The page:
war.* Cromwell says they had the execution of the enemy two or three miles, and that some of his soldiers killed two or three men apiece. He had a narrow escape the same year under the Earl of Manchester, when part of Newcastle's army were defeated near Horncastle.f His horse was killed under him, and as he rose he was again knocked down, by the cavalier who charged him, and who is supposed to have been Sir Ingram Hopton. He was however remounted, and found himself, with that singular good fortune which always attended him, without a wound. At the close of the year he took Hilsdon House by assault, and alarmed Oxford. Though Essex and Waller, who was called by his own party William the Conqueror, were still the favourite leaders of the Parliamentary forces, Cromwell was now looked upon as a considerable person, and was opposed in public opinion to Prince Rupert, before they ever met as hostile generals in the field. When the Prince was preparing to relieve York, the London journals represented him as afraid to try himself against this rising commander. “ He would rather suffer," they said, “ his dear friends in York to perish than venture the loss of his honour in so dangerous a passage. He loves not to meet a Fairfax, nor a Cromwell, nor any of those men that have so much religion and valour in them.” The battle of Marston Moor [2 July, 1644] soon followed; most rashly and unjustifiably brought on by Rupert, without consulting the Marquis of Newcastle, by whom, in all prudence, he ought to have been directed, and at a time when nothing but an immediate action could have prevented the Scotch and Parliamentary armies from quarrelling and separating, so that either, or both, would have been exposed to an utter overthrow. The Scotch, who were in the right wing, were completely routed; they fled in all directions, and were taken or knocked on the head by the peasantry: their general himself was made prisoner ten miles from the field by a constable. But the fortune of the day was decided by the English horse under Fairfax and Cromwell. They were equal in courage to the King's troops, and superior in discipline: and by their exertions a vic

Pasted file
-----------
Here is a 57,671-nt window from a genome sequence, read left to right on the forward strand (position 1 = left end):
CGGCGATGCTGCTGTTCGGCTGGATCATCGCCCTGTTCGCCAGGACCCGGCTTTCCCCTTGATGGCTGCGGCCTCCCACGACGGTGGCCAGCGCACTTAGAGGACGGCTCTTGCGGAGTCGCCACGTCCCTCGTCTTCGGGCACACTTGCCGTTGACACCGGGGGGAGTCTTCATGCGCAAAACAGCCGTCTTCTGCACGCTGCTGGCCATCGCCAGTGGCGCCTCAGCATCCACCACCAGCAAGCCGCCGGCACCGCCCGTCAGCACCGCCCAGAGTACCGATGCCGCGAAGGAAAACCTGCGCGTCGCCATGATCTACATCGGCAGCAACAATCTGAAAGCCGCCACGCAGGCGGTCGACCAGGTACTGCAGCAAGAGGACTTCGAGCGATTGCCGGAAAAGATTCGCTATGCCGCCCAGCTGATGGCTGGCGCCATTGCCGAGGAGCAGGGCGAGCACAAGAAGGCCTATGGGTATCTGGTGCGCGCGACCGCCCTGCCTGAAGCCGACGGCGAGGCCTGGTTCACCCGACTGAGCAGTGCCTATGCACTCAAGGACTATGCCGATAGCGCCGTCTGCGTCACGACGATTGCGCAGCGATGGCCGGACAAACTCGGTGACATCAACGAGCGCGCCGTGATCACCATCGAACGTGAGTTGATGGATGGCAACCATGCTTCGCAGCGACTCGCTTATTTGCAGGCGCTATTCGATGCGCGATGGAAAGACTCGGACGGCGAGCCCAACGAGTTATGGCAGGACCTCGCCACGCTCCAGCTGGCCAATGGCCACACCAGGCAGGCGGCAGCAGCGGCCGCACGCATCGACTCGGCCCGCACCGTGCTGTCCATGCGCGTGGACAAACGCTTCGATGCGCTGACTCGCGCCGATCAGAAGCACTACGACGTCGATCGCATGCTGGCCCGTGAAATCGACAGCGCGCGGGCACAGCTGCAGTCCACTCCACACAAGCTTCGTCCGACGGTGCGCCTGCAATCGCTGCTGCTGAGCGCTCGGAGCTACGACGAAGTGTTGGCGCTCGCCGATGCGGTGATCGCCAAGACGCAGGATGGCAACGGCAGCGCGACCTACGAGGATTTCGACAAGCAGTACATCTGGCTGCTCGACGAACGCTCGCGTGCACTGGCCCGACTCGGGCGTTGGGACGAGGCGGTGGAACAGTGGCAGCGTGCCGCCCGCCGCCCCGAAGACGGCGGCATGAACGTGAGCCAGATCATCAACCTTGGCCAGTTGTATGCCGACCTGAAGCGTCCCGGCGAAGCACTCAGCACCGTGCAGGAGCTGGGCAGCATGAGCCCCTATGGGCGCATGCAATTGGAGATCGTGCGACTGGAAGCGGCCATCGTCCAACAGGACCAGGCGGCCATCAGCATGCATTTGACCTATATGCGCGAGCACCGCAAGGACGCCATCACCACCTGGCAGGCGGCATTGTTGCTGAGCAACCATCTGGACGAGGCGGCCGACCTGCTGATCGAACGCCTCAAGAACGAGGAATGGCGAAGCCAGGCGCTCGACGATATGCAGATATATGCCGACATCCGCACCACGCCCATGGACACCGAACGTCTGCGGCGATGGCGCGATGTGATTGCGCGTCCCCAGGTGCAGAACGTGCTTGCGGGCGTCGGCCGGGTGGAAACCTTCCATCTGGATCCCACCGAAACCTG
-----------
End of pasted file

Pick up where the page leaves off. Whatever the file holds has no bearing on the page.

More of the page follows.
[* Cousin to the loyal Marquis of Newcastle, and brother to the third Earl of Devonshire.]

[t Ludlow's Memoirs, ed. 1771, p. 30.].
It And so went on to Gloucester. Whitelock, p. 82.]

tory was gained, of which they were left to make full advantage at leisure, owing to the egregious misconduct of the Prince, and the resentment of the Earl of Newcastle, which in that fatal hour prevailed over a noble mind, and made him forsake the post of duty in disgust.